One of the more intriguing things to come out of the 2014 EICMA motorcycle show in Milan were Husqvarna’s two “401” concepts, the Vitpilen and Svartpilen. The café-styled bikes are based off the KTM 390 Duke platform, though you wouldn’t know it from looking at them. Husqvarna said at EICMA that if there was sufficient interest, the Vitpilen and Svartpilen could go into production. With an overwhelming critical response from the press and fans, it should come no surprise then that our friends at Bike.se are reporting that Husqvarna intends to make the small-displacement machines a part of its 2017 model lineup.

Ducati Desmosedici Cucciolo Concept by Alex Garoli

Imagine if you will that the first Ducati, the Ducati Cucciolo, and the most modern Ducati, the Ducati Desmosedici, had a child — what would it look like? That far-fetched question nagged Mexican designer Alex Garoli, so he decided to build a concept of the machine. At the core of the Ducati Desmosedici Cucciolo is the V4 powerplant of Italy’s MotoGP race bike, and around it Garoli has imagined a modern steel trellis frame that mimics the bicycle frame look of the post-WWII motorized bicycles that pulled Italy out of deep recession. Of course the most interesting thing about Garoli’s concept is the fact that it’s a ~12:1 scale model. The work is pretty exquisite, even if you don’t agree with the concept’s ethos.

Is Suzuki Reviving the Katana and Gamma Names?

Signs of life are starting to trickle out of Hamamatsu, as Suzuki finally seems to be working on new models for our riding pleasure. First, it was the news that the turbocharged Suzuki Recursion concept is likely to go into production, and now it’s that the Japanese OEM is reviving iconic names from its past: Katana and Gamma. Suzuki has re-registered the Katana name & logo with both the European and American trademark offices, while the Gamma logo has been re-registered in the EU. What this means precisely in terms of future models is up for debate. As for the name Katana, the evidence might already be in front of us with the Recursion concept. The Suzuki Katana line started life as a performance-oriented machine, and slowly saw its name watered down into the sport-touring segment.

MV Agusta Gets €15 Million Loan for New Business Plan

Good turns for MV Agusta, as the Italian motorcycle manufacturer has secured a €15 million loan from SACE and Banca Popolare di Milano (BPM). The loan, which was issued by BPM and guaranteed by SACE, will go towards MV Agusta’s foreign growth plans, namely the company’s strengthening of its US business, and its push into Brazil and Southeast Asia. The more business-speak version of that statement is that MV Agusta will use the €15 million to implement the company’s 2014-2018 business plan, which has the company expanding its product range and penetrating into “high-potential” markets.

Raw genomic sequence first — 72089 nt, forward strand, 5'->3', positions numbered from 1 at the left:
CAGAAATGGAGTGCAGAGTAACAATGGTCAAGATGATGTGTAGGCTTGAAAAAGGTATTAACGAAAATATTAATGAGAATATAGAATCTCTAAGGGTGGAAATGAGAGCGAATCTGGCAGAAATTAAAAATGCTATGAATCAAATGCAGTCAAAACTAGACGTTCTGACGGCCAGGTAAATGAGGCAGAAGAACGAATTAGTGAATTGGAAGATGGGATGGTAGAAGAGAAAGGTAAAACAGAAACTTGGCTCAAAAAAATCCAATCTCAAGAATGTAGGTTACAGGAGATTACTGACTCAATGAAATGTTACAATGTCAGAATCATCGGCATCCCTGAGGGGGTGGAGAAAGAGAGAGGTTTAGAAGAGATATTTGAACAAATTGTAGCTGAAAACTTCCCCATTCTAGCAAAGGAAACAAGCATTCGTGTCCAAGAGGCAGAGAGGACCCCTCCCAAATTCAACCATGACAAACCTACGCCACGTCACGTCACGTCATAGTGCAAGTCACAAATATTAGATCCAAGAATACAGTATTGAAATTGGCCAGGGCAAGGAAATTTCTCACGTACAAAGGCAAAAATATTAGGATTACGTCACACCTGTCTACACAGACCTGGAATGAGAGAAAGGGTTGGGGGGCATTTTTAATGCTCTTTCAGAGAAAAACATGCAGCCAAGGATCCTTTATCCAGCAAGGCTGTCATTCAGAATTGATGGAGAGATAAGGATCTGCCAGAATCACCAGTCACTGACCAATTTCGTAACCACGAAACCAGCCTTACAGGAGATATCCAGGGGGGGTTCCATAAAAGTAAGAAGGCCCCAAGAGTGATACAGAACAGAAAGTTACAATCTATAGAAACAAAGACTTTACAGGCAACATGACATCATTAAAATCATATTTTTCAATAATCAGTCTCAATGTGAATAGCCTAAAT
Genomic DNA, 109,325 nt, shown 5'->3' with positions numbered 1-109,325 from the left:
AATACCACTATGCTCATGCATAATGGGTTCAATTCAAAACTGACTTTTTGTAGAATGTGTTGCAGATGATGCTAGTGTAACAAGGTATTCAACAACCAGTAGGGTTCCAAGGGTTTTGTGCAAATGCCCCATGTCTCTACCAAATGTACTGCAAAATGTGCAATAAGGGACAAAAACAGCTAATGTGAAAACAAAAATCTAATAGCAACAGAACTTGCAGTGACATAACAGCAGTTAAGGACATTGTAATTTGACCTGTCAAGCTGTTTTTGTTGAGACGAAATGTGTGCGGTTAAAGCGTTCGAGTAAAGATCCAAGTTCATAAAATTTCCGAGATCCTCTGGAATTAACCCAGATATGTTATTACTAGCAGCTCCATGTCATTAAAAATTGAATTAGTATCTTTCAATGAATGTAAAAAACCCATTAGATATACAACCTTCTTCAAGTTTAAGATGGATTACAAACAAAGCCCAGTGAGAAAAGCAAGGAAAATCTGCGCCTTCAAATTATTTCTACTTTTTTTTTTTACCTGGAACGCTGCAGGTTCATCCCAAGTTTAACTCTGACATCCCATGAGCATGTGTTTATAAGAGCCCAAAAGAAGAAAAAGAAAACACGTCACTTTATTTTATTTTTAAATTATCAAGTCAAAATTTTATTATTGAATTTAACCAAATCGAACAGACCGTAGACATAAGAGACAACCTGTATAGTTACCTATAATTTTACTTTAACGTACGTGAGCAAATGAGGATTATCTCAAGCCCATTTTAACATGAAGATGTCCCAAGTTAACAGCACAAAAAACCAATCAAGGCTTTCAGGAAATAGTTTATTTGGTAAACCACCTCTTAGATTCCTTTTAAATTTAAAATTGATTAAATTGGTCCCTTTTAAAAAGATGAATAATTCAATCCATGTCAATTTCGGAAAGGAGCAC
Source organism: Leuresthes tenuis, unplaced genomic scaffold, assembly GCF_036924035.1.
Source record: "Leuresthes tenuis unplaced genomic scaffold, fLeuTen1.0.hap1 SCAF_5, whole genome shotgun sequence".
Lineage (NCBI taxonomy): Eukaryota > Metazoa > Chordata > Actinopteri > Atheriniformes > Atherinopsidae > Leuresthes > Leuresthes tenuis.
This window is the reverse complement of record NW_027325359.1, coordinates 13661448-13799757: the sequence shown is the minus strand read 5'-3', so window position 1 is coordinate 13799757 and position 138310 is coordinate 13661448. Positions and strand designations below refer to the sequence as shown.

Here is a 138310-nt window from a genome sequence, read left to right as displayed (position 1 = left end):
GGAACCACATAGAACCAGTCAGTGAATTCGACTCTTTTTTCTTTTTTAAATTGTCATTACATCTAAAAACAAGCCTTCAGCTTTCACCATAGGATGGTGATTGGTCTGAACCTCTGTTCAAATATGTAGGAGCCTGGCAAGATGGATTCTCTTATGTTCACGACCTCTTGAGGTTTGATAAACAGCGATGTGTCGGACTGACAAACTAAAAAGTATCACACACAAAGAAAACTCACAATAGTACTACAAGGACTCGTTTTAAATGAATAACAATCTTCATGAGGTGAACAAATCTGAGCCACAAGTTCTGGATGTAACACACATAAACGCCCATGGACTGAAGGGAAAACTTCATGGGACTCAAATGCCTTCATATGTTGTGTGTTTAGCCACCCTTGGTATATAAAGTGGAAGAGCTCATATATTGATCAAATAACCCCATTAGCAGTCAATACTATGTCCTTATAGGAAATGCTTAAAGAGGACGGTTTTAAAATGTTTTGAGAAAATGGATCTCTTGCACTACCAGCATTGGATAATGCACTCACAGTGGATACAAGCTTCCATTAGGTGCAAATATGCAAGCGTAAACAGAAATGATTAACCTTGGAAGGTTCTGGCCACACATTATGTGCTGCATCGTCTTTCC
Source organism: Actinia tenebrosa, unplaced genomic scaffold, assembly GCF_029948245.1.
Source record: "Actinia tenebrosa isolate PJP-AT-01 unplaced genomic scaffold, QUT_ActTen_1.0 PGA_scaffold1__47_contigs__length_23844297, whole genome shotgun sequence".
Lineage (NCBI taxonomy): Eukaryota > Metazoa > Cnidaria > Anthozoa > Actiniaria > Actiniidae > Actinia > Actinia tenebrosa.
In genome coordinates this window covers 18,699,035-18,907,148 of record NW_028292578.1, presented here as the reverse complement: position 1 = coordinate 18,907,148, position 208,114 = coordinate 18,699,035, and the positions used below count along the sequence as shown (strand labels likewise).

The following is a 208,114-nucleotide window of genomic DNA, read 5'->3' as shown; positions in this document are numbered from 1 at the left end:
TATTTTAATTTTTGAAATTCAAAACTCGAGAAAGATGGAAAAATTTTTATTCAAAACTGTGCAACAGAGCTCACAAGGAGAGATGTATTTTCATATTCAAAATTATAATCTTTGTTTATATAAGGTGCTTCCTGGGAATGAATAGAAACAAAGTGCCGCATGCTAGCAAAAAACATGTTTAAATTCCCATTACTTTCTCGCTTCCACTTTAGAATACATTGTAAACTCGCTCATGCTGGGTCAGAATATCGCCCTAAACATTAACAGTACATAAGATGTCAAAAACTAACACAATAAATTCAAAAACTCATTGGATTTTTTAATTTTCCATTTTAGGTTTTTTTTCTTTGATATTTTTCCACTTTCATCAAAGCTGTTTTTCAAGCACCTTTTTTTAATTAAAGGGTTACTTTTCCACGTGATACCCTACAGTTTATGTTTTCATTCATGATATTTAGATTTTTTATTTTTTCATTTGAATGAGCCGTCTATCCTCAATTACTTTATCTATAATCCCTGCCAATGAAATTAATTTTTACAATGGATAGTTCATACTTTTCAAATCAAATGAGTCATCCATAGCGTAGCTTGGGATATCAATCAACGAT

Friday Summary at Motegi: Hard Braking Hondas, Rabat’s Imperious Pace, & The Moto3 Manufacturer Mix

10/10/2014 @ 8:51 pm, by David Emmett4 COMMENTS

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Will Motegi turn into another Marc Marquez show? Not on the evidence of the first day of practice. Marquez made the highlight reel alright, but for all the wrong reasons. A crash in the first session of free practice shook his confidence a little, and convinced him to take a more cautious approach during the afternoon.

The crash was typical of Motegi. A headshake coming out of Turn 4 put the front brake disks into a wobble, banging the pads back into the calipers. With the 340mm disks being compulsory at Motegi, there was enough mass there to push the pads and pistons a long way back into the calipers indeed.

Marquez arrived at Turn 5 to find he had no front brake, and started pumping his front brake lever frantically. By the time the front brake started to bite, it was too late to do much good. With the wall approaching fast, Marquez decided to abandon ship, jumping off the bike in the gravel trap.

Arriving at a corner at 260 km/h to find he had no brakes had been “a bit frightening,” Marquez said. In the afternoon, he had left himself a little bit more margin for error, but that meant he had not matched the pace of the fast guys: Jorge Lorenzo, Dani Pedrosa, the surprising Stefan Bradl, Andrea Dovizioso and Valentino Rossi.

Video: What It’s Like to Hang Out with Valentino Rossi

09/26/2014 @ 7:08 am, by Jensen Beeler6 COMMENTS

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Hanging out with Valentino Rossi has its perks. The nine-time world champion has all the cool two-wheeled toys a guy could want. He has an epic flat track course in the backyard of his house in Tavullia called MotoRanch. When his buddies come over to hang out, it’s people like Marc Marquez, Loris Capirossi, Bradley Smith, and a bevy of other professional motorcycle racers who show up.